In 1985, she was elected to the Marana Town Council. The little town was formed to defend the region from Tucson’s water avarice. The city had been buying up farms for the water rights so the farmers formed a town to put a stop to it.

But by the end of the 1980s, the town was broke. Harn was among those who championed a brazen solution – annex eight miles to the south along Interstate 10, ballooning out east of the interstate between Ina and Orange Grove roads to grab the big retail shopping plazas along Ina and Thornydale roads.

Tucson tried to stand in the way because it coveted the area’s sales tax gold mines for itself. But the little-town-that-could won a two-year court battle and Marana was saved from financial ruin.

Her beloved Gerry died in 2001 and Ora had her first cancer scare. She retired from the health center and didn’t run for re-election to the council. But she hardly led the life of a retired lady, resigned to the rocking chair and visits from grandchildren.

She took up a new cause: Preserving Marana’s heritage and culture. Today there is a heritage park in Marana where some of the town’s historic buildings are preserved and where a 10-acre farm grows food for the food bank. Guess whose idea that was?

It’s an exaggeration to say Harn achieved all these things by herself. There are dozens of people who can claim the health center, the food bank, the levee, the town’s financial security and its cultural conservation as their own. It took a community of people to build one.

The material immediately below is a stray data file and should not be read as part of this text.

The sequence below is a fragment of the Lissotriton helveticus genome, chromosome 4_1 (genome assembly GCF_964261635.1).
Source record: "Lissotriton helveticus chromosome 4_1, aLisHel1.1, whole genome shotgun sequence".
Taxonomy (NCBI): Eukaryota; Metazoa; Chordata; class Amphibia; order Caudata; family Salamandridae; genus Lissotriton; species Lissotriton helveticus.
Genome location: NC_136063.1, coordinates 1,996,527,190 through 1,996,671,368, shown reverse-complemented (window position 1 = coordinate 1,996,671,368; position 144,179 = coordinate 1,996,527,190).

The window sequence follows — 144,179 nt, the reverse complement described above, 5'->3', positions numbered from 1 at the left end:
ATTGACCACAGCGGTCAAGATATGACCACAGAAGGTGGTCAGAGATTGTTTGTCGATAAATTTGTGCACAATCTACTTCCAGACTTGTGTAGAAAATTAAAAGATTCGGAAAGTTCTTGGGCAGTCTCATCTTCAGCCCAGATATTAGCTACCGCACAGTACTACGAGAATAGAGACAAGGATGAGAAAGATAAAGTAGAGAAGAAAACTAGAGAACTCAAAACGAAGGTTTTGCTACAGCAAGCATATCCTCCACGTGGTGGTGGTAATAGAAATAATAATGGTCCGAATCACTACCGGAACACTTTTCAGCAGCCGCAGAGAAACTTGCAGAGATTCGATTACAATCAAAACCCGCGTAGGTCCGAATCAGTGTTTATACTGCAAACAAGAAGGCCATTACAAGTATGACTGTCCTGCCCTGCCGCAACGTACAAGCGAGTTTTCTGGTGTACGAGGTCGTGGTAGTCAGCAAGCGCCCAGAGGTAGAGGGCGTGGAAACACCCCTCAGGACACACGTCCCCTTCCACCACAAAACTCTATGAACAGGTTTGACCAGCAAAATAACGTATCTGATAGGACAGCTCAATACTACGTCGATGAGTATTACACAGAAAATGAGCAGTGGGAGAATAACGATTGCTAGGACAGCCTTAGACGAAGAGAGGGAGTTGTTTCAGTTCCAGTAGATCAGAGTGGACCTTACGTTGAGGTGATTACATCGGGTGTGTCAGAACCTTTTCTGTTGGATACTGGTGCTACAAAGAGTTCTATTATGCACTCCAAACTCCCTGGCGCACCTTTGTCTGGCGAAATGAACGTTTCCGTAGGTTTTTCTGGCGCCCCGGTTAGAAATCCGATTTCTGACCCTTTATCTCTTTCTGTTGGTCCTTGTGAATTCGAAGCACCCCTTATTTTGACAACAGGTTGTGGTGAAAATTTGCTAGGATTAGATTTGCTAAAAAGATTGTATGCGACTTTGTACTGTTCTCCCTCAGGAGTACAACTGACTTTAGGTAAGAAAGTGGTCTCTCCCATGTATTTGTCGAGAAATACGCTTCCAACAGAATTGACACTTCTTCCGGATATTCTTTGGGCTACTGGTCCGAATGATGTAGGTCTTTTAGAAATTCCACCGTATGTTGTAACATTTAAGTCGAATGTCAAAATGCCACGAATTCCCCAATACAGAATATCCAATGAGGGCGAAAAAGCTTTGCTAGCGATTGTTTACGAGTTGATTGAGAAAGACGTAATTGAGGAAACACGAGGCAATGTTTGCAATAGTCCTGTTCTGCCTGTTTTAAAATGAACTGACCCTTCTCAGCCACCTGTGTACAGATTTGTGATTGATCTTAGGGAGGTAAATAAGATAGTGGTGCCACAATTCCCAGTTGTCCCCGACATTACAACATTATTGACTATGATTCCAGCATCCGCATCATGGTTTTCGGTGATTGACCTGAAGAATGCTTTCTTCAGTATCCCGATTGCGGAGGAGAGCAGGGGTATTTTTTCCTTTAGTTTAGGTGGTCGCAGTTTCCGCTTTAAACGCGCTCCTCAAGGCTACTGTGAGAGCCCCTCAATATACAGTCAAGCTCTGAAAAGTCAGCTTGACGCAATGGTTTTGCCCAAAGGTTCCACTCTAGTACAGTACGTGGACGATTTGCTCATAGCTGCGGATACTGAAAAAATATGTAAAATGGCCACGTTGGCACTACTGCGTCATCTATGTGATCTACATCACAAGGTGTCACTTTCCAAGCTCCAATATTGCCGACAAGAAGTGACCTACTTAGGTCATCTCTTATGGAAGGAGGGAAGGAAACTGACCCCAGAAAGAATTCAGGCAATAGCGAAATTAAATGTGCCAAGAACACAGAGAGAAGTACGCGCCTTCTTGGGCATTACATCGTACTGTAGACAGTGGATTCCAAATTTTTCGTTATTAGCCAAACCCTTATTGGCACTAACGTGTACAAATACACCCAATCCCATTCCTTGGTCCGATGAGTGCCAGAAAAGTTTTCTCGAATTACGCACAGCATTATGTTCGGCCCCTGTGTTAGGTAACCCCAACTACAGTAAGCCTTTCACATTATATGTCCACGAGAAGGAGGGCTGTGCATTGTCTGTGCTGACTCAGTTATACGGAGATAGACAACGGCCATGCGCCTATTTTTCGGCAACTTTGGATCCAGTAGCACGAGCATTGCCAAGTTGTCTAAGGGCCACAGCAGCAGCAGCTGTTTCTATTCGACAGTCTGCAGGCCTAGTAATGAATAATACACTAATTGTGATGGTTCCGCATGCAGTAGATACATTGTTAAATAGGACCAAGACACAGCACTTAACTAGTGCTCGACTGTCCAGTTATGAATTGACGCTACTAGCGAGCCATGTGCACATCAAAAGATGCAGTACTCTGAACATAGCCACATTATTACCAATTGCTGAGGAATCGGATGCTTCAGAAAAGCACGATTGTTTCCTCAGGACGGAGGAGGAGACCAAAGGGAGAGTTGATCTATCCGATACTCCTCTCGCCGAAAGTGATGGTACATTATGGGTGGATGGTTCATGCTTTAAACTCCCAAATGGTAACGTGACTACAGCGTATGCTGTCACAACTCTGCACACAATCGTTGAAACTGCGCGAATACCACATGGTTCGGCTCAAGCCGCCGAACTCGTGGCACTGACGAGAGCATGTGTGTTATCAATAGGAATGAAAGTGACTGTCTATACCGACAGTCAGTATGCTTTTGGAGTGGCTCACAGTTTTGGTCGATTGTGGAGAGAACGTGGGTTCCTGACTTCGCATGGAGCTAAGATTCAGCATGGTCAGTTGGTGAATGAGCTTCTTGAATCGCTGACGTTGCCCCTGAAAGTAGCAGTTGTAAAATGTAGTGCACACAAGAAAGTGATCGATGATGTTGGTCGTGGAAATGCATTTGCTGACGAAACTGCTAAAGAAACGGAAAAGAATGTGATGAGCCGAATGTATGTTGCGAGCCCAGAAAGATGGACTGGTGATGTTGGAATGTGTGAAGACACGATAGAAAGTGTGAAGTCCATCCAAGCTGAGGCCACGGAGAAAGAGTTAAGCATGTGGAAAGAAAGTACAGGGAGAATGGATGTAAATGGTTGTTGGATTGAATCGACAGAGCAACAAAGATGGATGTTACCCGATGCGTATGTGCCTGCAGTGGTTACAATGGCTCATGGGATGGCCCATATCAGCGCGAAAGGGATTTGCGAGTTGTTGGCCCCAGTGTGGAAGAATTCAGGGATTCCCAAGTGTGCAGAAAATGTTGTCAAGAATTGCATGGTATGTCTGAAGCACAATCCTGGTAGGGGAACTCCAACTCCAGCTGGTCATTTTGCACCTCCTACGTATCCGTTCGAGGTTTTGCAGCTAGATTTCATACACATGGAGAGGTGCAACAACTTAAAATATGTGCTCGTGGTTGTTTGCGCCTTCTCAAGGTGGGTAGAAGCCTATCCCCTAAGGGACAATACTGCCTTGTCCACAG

But that’s what Harn was particularly good at – identifying a problem, figuring out who was needed to solve it and bringing them together to get the job done. Sometimes that meant a pat on the back or an ego stroke and sometimes it meant an arm twist or even a poke in the chest to get people to do what was right.

Harn was a woman of modest means and modest education. But she had heart, she had compassion, she had courage and she had will.

And that was more than enough.

She will be missed.

. . .

Text of Rep. Jim Kolbe’s House of Representatives floor speech honoring Ora in 2001:




Monday, March 19, 2001

Mr. KOLBE: Mr. Speaker, I rise today to honor Mrs. Ora Mae Harn, a resident of the town of Marana, Arizona for the past forty-one years. Ora Mae is being honored on the occasion of her retirement last year from the Marana Health Center.